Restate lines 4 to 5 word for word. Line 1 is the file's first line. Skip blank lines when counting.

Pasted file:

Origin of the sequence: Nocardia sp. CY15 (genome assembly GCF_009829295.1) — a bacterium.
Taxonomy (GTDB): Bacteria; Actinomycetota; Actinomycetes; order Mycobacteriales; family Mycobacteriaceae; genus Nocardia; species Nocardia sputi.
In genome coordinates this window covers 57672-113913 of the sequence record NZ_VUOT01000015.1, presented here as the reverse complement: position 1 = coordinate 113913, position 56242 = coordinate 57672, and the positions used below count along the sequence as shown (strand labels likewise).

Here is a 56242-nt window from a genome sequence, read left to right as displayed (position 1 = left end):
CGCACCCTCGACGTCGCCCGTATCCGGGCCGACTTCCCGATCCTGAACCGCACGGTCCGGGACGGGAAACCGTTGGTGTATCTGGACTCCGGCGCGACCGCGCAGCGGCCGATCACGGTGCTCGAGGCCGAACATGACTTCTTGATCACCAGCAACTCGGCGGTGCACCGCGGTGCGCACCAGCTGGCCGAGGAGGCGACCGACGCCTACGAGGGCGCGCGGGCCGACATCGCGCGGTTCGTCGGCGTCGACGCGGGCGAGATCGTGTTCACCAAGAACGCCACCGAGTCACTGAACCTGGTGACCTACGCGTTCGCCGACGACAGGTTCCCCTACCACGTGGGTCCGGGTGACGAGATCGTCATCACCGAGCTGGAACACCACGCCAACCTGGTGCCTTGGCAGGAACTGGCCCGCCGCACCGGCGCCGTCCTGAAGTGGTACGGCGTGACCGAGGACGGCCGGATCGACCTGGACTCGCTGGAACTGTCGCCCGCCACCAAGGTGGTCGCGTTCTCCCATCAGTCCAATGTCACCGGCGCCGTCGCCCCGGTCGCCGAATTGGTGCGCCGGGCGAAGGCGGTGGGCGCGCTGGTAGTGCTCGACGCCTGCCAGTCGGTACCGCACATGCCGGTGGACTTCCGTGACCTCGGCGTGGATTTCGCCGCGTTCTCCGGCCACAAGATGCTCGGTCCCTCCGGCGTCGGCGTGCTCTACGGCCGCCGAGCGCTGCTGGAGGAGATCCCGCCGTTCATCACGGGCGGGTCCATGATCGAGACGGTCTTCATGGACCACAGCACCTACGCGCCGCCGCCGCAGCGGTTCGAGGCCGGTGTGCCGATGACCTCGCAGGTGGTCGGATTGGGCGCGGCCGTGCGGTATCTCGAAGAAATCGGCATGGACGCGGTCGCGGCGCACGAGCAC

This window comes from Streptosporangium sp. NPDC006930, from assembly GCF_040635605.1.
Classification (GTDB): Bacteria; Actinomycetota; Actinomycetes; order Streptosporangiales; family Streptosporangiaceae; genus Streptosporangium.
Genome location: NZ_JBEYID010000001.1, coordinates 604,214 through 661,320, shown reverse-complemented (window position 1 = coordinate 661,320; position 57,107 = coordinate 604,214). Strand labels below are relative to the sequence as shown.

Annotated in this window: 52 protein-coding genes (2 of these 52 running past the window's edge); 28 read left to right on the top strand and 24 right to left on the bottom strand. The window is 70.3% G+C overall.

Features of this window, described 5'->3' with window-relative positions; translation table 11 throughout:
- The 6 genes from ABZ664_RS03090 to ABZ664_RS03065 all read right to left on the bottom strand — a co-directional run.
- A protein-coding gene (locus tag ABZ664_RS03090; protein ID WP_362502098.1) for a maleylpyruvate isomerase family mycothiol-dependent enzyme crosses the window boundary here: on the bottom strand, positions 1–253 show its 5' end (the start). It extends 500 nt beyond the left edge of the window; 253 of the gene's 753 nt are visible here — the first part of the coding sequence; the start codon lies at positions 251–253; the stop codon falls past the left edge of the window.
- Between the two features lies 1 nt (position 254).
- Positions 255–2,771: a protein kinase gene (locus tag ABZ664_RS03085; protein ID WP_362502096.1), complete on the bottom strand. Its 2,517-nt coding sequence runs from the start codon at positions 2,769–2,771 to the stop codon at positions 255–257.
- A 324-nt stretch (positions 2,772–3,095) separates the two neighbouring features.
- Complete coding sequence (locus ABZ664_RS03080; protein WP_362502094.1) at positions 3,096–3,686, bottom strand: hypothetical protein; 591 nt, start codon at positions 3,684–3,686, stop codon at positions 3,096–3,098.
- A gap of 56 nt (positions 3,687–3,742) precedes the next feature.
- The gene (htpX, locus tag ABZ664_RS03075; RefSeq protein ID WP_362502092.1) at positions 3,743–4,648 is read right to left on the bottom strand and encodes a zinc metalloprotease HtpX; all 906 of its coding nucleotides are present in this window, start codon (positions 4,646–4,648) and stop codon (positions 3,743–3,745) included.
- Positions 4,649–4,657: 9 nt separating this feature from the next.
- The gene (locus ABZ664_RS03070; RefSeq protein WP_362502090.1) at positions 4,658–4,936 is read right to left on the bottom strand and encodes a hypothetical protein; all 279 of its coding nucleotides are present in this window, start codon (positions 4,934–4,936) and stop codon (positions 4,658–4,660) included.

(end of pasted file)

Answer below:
Here is a 56242-nt window from a genome sequence, read left to right as displayed (position 1 = left end):
CGCACCCTCGACGTCGCCCGTATCCGGGCCGACTTCCCGATCCTGAACCGCACGGTCCGGGACGGGAAACCGTTGGTGTATCTGGACTCCGGCGCGACCGCGCAGCGGCCGATCACGGTGCTCGAGGCCGAACATGACTTCTTGATCACCAGCAACTCGGCGGTGCACCGCGGTGCGCACCAGCTGGCCGAGGAGGCGACCGACGCCTACGAGGGCGCGCGGGCCGACATCGCGCGGTTCGTCGGCGTCGACGCGGGCGAGATCGTGTTCACCAAGAACGCCACCGAGTCACTGAACCTGGTGACCTACGCGTTCGCCGACGACAGGTTCCCCTACCACGTGGGTCCGGGTGACGAGATCGTCATCACCGAGCTGGAACACCACGCCAACCTGGTGCCTTGGCAGGAACTGGCCCGCCGCACCGGCGCCGTCCTGAAGTGGTACGGCGTGACCGAGGACGGCCGGATCGACCTGGACTCGCTGGAACTGTCGCCCGCCACCAAGGTGGTCGCGTTCTCCCATCAGTCCAATGTCACCGGCGCCGTCGCCCCGGTCGCCGAATTGGTGCGCCGGGCGAAGGCGGTGGGCGCGCTGGTAGTGCTCGACGCCTGCCAGTCGGTACCGCACATGCCGGTGGACTTCCGTGACCTCGGCGTGGATTTCGCCGCGTTCTCCGGCCACAAGATGCTCGGTCCCTCCGGCGTCGGCGTGCTCTACGGCCGCCGAGCGCTGCTGGAGGAGATCCCGCCGTTCATCACGGGCGGGTCCATGATCGAGACGGTCTTCATGGACCACAGCACCTACGCGCCGCCGCCGCAGCGGTTCGAGGCCGGTGTGCCGATGACCTCGCAGGTGGTCGGATTGGGCGCGGCCGTGCGGTATCTCGAAGAAATCGGCATGGACGCGGTCGCGGCGCACGAGCAC